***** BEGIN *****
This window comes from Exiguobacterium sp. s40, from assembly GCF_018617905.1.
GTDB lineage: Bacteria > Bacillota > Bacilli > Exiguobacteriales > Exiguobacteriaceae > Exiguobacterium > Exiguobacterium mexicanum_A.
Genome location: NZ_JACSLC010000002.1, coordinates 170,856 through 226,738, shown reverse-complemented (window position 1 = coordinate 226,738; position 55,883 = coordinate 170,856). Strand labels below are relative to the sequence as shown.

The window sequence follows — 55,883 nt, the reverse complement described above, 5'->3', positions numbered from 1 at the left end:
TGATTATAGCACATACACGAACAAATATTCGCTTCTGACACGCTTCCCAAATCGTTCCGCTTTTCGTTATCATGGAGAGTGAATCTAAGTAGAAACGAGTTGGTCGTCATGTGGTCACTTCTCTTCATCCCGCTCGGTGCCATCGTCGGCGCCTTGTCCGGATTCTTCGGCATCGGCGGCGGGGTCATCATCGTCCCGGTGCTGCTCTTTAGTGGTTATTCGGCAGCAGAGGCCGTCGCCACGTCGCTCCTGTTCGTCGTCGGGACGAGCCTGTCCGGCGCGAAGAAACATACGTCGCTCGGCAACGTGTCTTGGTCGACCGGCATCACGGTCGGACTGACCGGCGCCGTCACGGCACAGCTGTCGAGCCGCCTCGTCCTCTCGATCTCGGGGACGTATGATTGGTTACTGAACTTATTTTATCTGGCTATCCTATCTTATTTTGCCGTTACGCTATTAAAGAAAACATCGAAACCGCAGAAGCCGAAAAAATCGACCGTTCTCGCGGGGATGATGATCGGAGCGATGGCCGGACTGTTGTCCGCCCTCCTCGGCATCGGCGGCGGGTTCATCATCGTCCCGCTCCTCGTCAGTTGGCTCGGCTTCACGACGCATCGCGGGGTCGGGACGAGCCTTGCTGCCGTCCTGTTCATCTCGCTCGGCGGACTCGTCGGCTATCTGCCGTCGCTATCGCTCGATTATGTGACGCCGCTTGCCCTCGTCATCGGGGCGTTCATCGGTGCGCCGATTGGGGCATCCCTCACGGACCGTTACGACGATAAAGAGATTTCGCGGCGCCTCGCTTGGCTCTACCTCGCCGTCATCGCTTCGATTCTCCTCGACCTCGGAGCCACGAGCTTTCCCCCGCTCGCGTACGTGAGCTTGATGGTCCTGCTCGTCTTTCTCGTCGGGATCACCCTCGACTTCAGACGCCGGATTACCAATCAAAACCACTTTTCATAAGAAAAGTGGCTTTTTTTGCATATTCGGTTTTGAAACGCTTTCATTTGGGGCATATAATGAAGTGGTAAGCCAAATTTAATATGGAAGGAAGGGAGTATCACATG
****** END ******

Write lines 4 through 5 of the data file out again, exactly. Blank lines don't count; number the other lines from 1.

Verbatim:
The window sequence follows — 55,883 nt, the reverse complement described above, 5'->3', positions numbered from 1 at the left end:
TGATTATAGCACATACACGAACAAATATTCGCTTCTGACACGCTTCCCAAATCGTTCCGCTTTTCGTTATCATGGAGAGTGAATCTAAGTAGAAACGAGTTGGTCGTCATGTGGTCACTTCTCTTCATCCCGCTCGGTGCCATCGTCGGCGCCTTGTCCGGATTCTTCGGCATCGGCGGCGGGGTCATCATCGTCCCGGTGCTGCTCTTTAGTGGTTATTCGGCAGCAGAGGCCGTCGCCACGTCGCTCCTGTTCGTCGTCGGGACGAGCCTGTCCGGCGCGAAGAAACATACGTCGCTCGGCAACGTGTCTTGGTCGACCGGCATCACGGTCGGACTGACCGGCGCCGTCACGGCACAGCTGTCGAGCCGCCTCGTCCTCTCGATCTCGGGGACGTATGATTGGTTACTGAACTTATTTTATCTGGCTATCCTATCTTATTTTGCCGTTACGCTATTAAAGAAAACATCGAAACCGCAGAAGCCGAAAAAATCGACCGTTCTCGCGGGGATGATGATCGGAGCGATGGCCGGACTGTTGTCCGCCCTCCTCGGCATCGGCGGCGGGTTCATCATCGTCCCGCTCCTCGTCAGTTGGCTCGGCTTCACGACGCATCGCGGGGTCGGGACGAGCCTTGCTGCCGTCCTGTTCATCTCGCTCGGCGGACTCGTCGGCTATCTGCCGTCGCTATCGCTCGATTATGTGACGCCGCTTGCCCTCGTCATCGGGGCGTTCATCGGTGCGCCGATTGGGGCATCCCTCACGGACCGTTACGACGATAAAGAGATTTCGCGGCGCCTCGCTTGGCTCTACCTCGCCGTCATCGCTTCGATTCTCCTCGACCTCGGAGCCACGAGCTTTCCCCCGCTCGCGTACGTGAGCTTGATGGTCCTGCTCGTCTTTCTCGTCGGGATCACCCTCGACTTCAGACGCCGGATTACCAATCAAAACCACTTTTCATAAGAAAAGTGGCTTTTTTTGCATATTCGGTTTTGAAACGCTTTCATTTGGGGCATATAATGAAGTGGTAAGCCAAATTTAATATGGAAGGAAGGGAGTATCACATG